Virginia was elected President at the Amsterdam Conference in 1928. “I took it very seriously read up the history of the Netherlands, and had nine lessons in the Dutch language so that I could pronounce the opening sentence of my Presidential speech in Dutch with some degree of accuracy.” A significant step forward for IFUW came with the admission of the German Federation. “Almost at once we realised that a great people had come among us.”


She was twice President of IFUW, 1924-26 and 1936-39. Her account of the work of IFUW in the difficult late thirties, during the World War II and in the post-war years makes one proud of the efforts university women made to ensure the organisation survived, even though at war’s end half the European membership had disappeared, first under political pressure and then from the tragedy of war itself.


Dean Gildersleeve’s work for the Federation, as well as her remarkable leadership of Barnard College, was not unknown to the United States Government. In 1945 President Roosevelt appointed her as the only woman in the seven-member delegation to the San Francisco Conference which drew up the Charter of the United Nations. The Secretary of State included in his tribute: “…great stature and proven statesmanship …the objectivity of the scholar…deep convictions and a warmhearted interest in the betterment of the conditions of human life”. For a greater insight into this fascinating woman read here.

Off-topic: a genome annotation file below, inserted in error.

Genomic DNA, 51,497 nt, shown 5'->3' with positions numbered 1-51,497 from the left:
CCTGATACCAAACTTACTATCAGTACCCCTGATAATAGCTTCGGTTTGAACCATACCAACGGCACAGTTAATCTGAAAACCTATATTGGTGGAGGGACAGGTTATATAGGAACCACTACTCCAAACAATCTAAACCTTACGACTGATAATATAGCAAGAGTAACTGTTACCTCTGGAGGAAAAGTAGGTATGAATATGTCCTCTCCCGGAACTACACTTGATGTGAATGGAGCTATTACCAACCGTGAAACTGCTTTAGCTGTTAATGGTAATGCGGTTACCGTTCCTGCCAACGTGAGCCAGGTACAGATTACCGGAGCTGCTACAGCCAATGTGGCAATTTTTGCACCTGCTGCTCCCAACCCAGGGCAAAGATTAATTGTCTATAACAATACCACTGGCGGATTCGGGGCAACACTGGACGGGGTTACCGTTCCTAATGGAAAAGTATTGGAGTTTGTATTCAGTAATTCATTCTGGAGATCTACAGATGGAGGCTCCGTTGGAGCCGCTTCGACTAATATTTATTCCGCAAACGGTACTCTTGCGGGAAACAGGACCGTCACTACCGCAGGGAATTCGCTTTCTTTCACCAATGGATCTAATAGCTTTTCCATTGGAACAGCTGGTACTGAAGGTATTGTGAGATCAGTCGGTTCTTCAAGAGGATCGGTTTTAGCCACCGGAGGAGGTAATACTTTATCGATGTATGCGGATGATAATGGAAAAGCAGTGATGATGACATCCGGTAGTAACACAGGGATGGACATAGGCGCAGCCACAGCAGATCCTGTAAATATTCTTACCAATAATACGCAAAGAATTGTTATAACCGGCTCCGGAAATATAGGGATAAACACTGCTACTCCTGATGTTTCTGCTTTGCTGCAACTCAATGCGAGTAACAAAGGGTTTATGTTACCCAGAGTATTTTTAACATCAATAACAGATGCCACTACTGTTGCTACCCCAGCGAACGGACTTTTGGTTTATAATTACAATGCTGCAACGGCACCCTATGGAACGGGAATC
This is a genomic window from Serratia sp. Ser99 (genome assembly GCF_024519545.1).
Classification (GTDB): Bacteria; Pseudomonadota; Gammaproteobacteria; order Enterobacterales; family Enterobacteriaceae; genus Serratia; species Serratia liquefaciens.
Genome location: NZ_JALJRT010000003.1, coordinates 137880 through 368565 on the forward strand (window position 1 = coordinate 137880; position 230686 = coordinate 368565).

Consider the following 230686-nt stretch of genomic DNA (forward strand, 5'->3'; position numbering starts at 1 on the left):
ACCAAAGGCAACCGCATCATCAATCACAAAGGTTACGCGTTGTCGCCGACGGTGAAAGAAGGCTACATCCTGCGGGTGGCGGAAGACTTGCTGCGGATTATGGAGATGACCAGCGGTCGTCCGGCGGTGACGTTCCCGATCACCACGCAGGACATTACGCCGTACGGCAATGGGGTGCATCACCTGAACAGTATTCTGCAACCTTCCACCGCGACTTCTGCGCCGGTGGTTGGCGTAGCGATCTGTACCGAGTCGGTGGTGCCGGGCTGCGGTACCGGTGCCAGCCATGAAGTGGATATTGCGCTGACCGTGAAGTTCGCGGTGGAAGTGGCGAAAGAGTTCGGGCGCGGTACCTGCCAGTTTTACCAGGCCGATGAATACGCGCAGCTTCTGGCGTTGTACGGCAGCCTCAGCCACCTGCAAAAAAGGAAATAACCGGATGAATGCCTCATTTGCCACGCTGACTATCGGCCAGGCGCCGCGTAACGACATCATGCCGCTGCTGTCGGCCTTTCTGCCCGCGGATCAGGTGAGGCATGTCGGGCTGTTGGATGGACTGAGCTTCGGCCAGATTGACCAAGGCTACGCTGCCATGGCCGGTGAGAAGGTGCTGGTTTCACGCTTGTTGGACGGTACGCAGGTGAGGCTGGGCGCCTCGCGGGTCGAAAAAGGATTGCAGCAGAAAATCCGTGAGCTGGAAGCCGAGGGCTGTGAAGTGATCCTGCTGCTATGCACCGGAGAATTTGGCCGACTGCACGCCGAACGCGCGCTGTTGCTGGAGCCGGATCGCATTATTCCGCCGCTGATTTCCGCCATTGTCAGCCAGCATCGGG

The New York Times called her “Our Academic First Lady”. Today the Virginia Gildersleeve International Fund focuses on women’s education in developing countries.

A wry comment from America’s “Academic First Lady” 

In her autobiography, Virginia Gildersleeve had this to say about some of the male delegates at the San Francisco Conference:

Though the British and American men hated being lectured to on the virtues and the rights of women,

some of the men of other nationalities felt differently about it.

This article by Dame Dorothy Winstone, Auckland originally appeared in the NZFUW Bulletin